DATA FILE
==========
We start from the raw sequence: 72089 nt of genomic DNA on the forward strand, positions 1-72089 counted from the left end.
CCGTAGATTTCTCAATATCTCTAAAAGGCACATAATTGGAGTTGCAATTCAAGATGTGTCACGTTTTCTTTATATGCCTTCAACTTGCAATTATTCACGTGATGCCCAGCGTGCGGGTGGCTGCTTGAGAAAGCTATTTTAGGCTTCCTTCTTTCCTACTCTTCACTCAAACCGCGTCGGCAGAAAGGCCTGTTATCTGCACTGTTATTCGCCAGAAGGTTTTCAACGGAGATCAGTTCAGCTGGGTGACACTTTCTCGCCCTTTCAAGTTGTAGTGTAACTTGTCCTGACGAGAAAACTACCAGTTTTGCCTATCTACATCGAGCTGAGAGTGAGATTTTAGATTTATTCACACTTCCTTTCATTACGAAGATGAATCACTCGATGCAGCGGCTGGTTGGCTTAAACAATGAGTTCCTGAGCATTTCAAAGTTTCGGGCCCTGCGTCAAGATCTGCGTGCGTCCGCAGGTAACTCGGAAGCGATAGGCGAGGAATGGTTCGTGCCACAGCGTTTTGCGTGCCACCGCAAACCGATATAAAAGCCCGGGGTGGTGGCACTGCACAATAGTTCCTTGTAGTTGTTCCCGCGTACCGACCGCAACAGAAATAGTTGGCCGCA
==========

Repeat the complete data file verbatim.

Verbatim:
We start from the raw sequence: 72089 nt of genomic DNA on the forward strand, positions 1-72089 counted from the left end.
CCGTAGATTTCTCAATATCTCTAAAAGGCACATAATTGGAGTTGCAATTCAAGATGTGTCACGTTTTCTTTATATGCCTTCAACTTGCAATTATTCACGTGATGCCCAGCGTGCGGGTGGCTGCTTGAGAAAGCTATTTTAGGCTTCCTTCTTTCCTACTCTTCACTCAAACCGCGTCGGCAGAAAGGCCTGTTATCTGCACTGTTATTCGCCAGAAGGTTTTCAACGGAGATCAGTTCAGCTGGGTGACACTTTCTCGCCCTTTCAAGTTGTAGTGTAACTTGTCCTGACGAGAAAACTACCAGTTTTGCCTATCTACATCGAGCTGAGAGTGAGATTTTAGATTTATTCACACTTCCTTTCATTACGAAGATGAATCACTCGATGCAGCGGCTGGTTGGCTTAAACAATGAGTTCCTGAGCATTTCAAAGTTTCGGGCCCTGCGTCAAGATCTGCGTGCGTCCGCAGGTAACTCGGAAGCGATAGGCGAGGAATGGTTCGTGCCACAGCGTTTTGCGTGCCACCGCAAACCGATATAAAAGCCCGGGGTGGTGGCACTGCACAATAGTTCCTTGTAGTTGTTCCCGCGTACCGACCGCAACAGAAATAGTTGGCCGCA